In most dioceses in the USA the local parish priest can absolve an abortion and recommunicate you with the Church. You need not go through the bishop.

As to who can be a candidate, every order and congregation has their own criteria. I remember when I as young. I wanted to be a Carthusian, but one of their requirements is that you must be able sing.. That was an impediment that I could not overcome. So I became a Franciscan, because we don't chant the office. We recite it.

Some communities do not accept people with physical handicaps and some do. It depends on the lifestyle of the community. We have one brother-priest who has CP. He is in a wheel chair. He says mass that way and works as a counselor in a pregnancy clinic. He would not make it in an institute like the Missionaries of Charity.

Fraternally,

Br. JR, OSF :)


#16

=Pauline85;6608517]Can anyone tell me what the impediments are to entering religious life, according to the traditional code of Canon Law prior to Vatican II? Does abortion prevent a young woman from ever entering a convent? I was told that man who is complicit in such an act could not become a priest, and so I wondered what it would mean for a woman who had changed her life and felt called to the religious life.

GOOGLE "Canon Law," it's a frre download;

thn go to this ection which is too long to cut and pste here for you:)

**SECTION I:

INSTITUTES OF CONSECRATED LIFE

TITLE I:

NORMS COMMON TO ALL INSTITUTES OF CONSECRATED LIFE (Cann. 573 - 606)**

That ought to give you the information yor seking.

God Bless yo for considering such AWESOME service to God:)

Love and prayers,
Pat


#17

[quote="JMJ_coder, post:3, topic:197516"]
For the first thing, aside from reference, it doesn't matter what the older canons said as Catholics are bound by the current canons (the 1983 Code).

But, in this case, the 1917 Code is nearly identical to the 1983 Code. In the 1917 Code it is canon 985.4 and in the 1983 Code it is canon 1041.4, which translated is:

Canon 1041 The following are irregular for receiving orders:
[INDENT]4/ a person who has committed voluntary homicide or procured a completed abortion and all those who positively cooperated in either;[/INDENT]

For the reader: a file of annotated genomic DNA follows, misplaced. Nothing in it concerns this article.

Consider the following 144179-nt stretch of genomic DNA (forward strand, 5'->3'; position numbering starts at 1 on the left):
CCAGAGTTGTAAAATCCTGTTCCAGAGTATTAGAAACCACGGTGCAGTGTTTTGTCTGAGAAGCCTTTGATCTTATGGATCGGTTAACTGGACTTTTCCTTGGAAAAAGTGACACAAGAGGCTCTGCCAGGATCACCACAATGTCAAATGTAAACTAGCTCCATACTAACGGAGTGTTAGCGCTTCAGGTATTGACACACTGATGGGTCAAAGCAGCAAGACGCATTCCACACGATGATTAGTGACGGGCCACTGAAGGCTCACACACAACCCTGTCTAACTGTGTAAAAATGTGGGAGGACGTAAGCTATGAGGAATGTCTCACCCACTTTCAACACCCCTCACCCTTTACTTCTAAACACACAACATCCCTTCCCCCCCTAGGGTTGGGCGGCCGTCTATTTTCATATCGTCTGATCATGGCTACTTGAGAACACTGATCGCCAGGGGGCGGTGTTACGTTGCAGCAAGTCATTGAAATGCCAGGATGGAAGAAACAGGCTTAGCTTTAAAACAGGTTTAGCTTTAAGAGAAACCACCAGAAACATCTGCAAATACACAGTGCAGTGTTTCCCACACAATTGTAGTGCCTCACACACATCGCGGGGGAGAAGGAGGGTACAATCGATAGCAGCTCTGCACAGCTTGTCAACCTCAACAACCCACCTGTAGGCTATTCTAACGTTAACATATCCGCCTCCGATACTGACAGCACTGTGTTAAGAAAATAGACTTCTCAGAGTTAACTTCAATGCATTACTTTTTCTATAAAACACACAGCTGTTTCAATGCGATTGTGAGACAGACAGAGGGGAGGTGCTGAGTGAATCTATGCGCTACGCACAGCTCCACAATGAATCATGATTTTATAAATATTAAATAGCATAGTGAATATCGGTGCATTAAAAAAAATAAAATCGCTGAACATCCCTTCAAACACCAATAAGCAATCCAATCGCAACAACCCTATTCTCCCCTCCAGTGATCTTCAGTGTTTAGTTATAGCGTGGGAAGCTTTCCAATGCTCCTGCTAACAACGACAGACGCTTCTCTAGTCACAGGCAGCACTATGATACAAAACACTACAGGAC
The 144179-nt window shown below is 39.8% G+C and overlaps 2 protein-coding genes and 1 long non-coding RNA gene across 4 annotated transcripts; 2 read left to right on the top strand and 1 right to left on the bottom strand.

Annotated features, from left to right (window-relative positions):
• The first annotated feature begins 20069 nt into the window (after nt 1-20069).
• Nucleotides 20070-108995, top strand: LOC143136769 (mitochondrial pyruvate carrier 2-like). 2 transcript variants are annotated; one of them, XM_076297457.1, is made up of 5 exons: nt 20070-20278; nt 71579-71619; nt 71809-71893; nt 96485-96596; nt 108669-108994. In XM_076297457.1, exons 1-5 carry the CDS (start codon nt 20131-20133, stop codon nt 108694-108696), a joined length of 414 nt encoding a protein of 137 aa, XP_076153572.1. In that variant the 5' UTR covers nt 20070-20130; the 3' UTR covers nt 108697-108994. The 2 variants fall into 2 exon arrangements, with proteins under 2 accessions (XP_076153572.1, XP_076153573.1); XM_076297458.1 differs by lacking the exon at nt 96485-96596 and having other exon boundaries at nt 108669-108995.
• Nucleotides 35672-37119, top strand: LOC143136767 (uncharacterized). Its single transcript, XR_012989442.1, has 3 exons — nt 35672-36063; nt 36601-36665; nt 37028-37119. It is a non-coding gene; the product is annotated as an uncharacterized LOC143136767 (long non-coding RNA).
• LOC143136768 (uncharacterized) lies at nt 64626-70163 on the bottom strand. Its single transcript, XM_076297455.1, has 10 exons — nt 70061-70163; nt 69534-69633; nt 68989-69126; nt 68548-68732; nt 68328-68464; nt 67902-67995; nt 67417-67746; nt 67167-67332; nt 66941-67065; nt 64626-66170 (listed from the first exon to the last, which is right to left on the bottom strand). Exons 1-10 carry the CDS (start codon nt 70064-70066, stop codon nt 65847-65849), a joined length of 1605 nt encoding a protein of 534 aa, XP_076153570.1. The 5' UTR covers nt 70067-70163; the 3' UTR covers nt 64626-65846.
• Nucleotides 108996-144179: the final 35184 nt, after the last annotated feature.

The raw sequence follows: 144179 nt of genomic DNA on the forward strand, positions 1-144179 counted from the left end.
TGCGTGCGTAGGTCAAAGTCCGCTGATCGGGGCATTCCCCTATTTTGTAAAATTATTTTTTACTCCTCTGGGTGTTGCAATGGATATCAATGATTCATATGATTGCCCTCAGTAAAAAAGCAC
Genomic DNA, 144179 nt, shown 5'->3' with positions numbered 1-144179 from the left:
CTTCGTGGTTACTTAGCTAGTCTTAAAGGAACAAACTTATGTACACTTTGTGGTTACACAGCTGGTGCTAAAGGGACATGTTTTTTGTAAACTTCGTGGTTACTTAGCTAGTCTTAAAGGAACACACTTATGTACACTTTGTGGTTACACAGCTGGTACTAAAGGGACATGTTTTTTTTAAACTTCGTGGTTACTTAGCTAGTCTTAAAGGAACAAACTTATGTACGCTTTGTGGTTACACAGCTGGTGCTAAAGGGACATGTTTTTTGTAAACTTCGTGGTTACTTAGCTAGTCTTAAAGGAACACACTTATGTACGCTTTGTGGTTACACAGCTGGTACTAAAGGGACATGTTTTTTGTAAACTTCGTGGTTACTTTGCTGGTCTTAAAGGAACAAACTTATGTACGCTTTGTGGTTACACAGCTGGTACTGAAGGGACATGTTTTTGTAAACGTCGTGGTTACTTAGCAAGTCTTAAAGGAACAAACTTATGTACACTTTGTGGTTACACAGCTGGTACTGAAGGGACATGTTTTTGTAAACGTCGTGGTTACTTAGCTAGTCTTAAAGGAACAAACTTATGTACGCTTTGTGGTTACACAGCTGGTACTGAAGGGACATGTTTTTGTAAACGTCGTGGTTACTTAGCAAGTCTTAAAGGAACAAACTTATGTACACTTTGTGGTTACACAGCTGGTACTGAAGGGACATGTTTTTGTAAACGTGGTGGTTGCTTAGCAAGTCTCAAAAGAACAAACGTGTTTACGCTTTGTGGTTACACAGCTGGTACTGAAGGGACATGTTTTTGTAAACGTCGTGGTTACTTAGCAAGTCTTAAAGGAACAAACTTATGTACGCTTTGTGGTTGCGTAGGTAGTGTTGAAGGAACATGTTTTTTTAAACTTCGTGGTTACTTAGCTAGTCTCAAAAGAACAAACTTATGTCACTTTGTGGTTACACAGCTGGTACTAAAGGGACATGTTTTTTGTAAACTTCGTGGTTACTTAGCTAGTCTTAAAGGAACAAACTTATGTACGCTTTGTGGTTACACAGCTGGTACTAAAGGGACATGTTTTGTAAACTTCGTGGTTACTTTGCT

Now this deals with irregularities to receiving Orders because it is the reception of a Sacrament. There is no Sacrament in entering religious life, thus this doesn't apply. Individual orders or institutes may have certain restrictions, but that is not Church-wide.

A more apt canon is Canon 1398 which states:
Canon 1398 A person who procures a completed abortion incurs a latae sententiae excommunication.

And I would hazard a guess that an excommunicated person would not be allowed to enter religious life. So, that person would first need to have the excommunication lifted and re-enter communion with the Catholic Church.

[/quote]

Admission to vows in an order, congregation, secular order, secular institute, society of apostolic life, autonomous abbey or a public association of the faithful is subject to the statutes of the particular institute.

Obviously, someone who is excommunicated is disqualified from admission. As to ordination, in a religious order that is exempt, the Church Major Superior can request a dispensation from the law, if in the opinion of his council Christ has called the solemnly professed religious to Holy Orders. This privilege is rarely requested, but it is allowed. We must remember that these are laws not dogmas. Therefore, the Holy See has the authority to dispense from them according to its prudential judgment. We must also remember the Superiors General of the exempt orders carry a lot of weight in the Vatican. The truth is that there are only a handful of exempt orders and the revised code of 1983 no longer makes provisions for exempt orders. Only those that had the privilege of exemptions remain. The only "modern" religious institute that was granted the title of "exempt" is the Society of Jesus. No other religious institute founded after the Society of Jesus is an exempt order or even an order for that matter. They are all congregations. They do not enjoy the same privileges or rights.religious orders.

Again, the case of abortion or murder, are very rare when an exemption is requested. I have never seen it, though I have read in chronicles that such exemptions have been granted for very serious reasons. MY GUESS is that the reason is when the culpability is questionable. That's just my guess. Don't take it to the bank.

Fraternally,

Br. JR, OSF :)


#18

DISCLAIMER: The views and opinions expressed in these forums do not necessarily reflect those of Catholic Answers. For official apologetics resources please visit www.catholic.com.